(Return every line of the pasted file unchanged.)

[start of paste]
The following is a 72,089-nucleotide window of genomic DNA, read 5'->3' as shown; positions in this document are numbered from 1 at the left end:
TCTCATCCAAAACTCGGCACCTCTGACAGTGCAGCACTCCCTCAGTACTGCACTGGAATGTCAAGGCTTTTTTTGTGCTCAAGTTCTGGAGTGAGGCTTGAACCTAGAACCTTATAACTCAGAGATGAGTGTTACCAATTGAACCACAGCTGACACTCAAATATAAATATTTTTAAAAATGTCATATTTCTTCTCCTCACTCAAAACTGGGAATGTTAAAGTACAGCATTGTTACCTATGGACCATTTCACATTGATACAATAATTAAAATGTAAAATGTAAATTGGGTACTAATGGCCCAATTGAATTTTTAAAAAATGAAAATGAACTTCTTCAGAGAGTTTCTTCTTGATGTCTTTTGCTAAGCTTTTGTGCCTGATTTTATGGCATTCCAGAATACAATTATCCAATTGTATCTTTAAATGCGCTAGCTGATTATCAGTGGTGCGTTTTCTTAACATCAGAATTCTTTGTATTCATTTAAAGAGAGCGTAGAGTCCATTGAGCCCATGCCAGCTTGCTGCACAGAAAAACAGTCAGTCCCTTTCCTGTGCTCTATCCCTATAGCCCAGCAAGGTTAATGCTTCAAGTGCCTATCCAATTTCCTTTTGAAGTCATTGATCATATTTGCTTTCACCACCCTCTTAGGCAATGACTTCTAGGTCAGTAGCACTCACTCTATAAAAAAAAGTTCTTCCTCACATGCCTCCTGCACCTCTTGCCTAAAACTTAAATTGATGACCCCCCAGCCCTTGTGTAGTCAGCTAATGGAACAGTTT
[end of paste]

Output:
The following is a 72,089-nucleotide window of genomic DNA, read 5'->3' as shown; positions in this document are numbered from 1 at the left end:
TCTCATCCAAAACTCGGCACCTCTGACAGTGCAGCACTCCCTCAGTACTGCACTGGAATGTCAAGGCTTTTTTTGTGCTCAAGTTCTGGAGTGAGGCTTGAACCTAGAACCTTATAACTCAGAGATGAGTGTTACCAATTGAACCACAGCTGACACTCAAATATAAATATTTTTAAAAATGTCATATTTCTTCTCCTCACTCAAAACTGGGAATGTTAAAGTACAGCATTGTTACCTATGGACCATTTCACATTGATACAATAATTAAAATGTAAAATGTAAATTGGGTACTAATGGCCCAATTGAATTTTTAAAAAATGAAAATGAACTTCTTCAGAGAGTTTCTTCTTGATGTCTTTTGCTAAGCTTTTGTGCCTGATTTTATGGCATTCCAGAATACAATTATCCAATTGTATCTTTAAATGCGCTAGCTGATTATCAGTGGTGCGTTTTCTTAACATCAGAATTCTTTGTATTCATTTAAAGAGAGCGTAGAGTCCATTGAGCCCATGCCAGCTTGCTGCACAGAAAAACAGTCAGTCCCTTTCCTGTGCTCTATCCCTATAGCCCAGCAAGGTTAATGCTTCAAGTGCCTATCCAATTTCCTTTTGAAGTCATTGATCATATTTGCTTTCACCACCCTCTTAGGCAATGACTTCTAGGTCAGTAGCACTCACTCTATAAAAAAAAGTTCTTCCTCACATGCCTCCTGCACCTCTTGCCTAAAACTTAAATTGATGACCCCCCAGCCCTTGTGTAGTCAGCTAATGGAACAGTTT